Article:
Belper Heritage Walk 2
This short World Heritage Site walk looks back at Belper’s industrial past.
This short World Heritage Site walk looks back at Belper’s industrial past. The starting point in the leaflet is De Bradelei Mill and the walk leads through the railway station using the elevated path above platform 1.
Belper was not just known for cotton spinning – its industrial heritage dates back centuries, and was highly diverse. Two of Britain’s largest hosiery producers were based in the town throughout the 19th century, whilst nail-making in the town dates back to the Norman Conquest. From travelling caravans to cotton vests, from rope and railway cuttings to toffee and quality furniture – they were all produced in Belper, and kept thousands of people in work.
One of the best-known hosiers of the 19th and 20th centuries was George Brettle and Co. Their Chapel Street premises are now the home of De Bradelei Mill, and it is from there that this short walk through the town begins. This description will help you find some of the most significant buildings in the town, and show you a little of Belper’s industrial past, and its wider setting. The end point is the Derwent Valley Visitor Centre, inside Strutt’s North Mill, where you’ll find more information about the town. It is then just a short walk back to the De Bradelei Mill complex.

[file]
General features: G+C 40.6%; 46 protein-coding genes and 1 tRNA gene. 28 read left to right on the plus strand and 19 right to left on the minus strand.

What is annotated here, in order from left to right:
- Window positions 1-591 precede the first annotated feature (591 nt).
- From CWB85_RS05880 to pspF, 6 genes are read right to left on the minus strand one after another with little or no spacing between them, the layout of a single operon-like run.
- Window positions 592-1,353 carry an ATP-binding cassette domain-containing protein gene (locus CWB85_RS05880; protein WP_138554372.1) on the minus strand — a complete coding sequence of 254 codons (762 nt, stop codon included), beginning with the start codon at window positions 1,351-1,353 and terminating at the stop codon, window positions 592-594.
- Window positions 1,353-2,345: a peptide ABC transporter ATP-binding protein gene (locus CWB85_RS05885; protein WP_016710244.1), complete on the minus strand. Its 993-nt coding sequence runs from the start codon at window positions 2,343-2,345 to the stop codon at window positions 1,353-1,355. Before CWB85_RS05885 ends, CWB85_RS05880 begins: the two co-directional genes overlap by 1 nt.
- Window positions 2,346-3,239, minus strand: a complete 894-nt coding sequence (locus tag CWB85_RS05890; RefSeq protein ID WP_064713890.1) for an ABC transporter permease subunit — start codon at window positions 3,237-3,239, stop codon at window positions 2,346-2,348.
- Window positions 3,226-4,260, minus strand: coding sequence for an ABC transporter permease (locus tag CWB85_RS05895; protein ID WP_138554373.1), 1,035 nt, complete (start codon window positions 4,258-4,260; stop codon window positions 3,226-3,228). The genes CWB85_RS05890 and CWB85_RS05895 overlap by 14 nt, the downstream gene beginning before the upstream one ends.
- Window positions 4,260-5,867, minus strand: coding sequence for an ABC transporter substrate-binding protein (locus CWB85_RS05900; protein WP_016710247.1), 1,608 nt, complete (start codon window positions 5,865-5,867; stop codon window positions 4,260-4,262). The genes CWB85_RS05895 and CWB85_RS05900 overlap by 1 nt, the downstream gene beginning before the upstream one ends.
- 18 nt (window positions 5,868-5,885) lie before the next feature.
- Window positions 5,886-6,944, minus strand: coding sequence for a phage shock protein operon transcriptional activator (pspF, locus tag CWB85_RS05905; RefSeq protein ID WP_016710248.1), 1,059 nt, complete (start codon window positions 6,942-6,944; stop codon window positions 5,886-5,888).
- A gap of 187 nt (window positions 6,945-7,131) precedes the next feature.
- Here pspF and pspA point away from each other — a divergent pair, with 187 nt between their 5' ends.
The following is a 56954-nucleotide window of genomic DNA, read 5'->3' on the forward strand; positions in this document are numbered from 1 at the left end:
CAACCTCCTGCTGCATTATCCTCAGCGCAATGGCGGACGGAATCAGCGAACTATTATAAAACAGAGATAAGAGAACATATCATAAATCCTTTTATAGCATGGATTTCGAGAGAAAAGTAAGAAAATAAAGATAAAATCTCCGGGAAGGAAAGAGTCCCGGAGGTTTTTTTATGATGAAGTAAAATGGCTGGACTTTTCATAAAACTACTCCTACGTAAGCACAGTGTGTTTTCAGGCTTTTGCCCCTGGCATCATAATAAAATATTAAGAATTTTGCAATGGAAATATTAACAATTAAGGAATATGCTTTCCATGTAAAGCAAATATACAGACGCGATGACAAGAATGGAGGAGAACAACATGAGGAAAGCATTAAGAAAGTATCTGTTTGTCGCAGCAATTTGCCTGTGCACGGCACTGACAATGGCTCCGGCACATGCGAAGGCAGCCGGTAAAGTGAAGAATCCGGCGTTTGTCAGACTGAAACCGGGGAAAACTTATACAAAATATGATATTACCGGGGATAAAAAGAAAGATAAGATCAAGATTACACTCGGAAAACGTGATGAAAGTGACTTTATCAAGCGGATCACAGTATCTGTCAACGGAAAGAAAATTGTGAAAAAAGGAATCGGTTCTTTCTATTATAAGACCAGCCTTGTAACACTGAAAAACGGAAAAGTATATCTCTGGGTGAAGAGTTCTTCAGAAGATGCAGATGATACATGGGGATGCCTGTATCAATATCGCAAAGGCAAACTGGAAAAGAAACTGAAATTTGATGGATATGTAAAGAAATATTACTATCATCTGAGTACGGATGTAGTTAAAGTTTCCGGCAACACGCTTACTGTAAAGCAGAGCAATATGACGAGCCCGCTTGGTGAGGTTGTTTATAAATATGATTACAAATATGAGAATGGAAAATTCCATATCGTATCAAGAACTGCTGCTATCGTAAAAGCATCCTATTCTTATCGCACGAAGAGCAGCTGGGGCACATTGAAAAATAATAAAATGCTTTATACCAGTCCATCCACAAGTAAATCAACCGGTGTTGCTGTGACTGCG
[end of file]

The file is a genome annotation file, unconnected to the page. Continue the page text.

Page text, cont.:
At De Bradelei Mill you will find an interpretation board which will tell you more about this industrial community, and its links to the hosiery industry.
Belper has a strong industrial past, with cotton spinning, hosiery production, nail-making and the iron foundries providing thousands of jobs for many, many years. This walk begins at De Bradelei Mill, the one time HQ of George Brettle and Co. once one of the most renowned manufacturers of hosiery and other cotton goods. On this site, stockings were once produced for George III and his grand-daughter Queen Victoria, and it is said the cotton vest worn by Admiral Horatio Nelson at the Battle of Trafalgar in 1805 was a Brettle vest. The interpretation board under the arches leading to the car park will tell you more about the company.
Walk through the large arch on to the main road – this is the A6, which follows the line of the turnpike road provided between Derby and Manchester in 1816-18. From the archway, look right and you will see the large gritstone warehouse of 1850 on the far side of the roundabout. This belonged to Wards, another major hosiery company.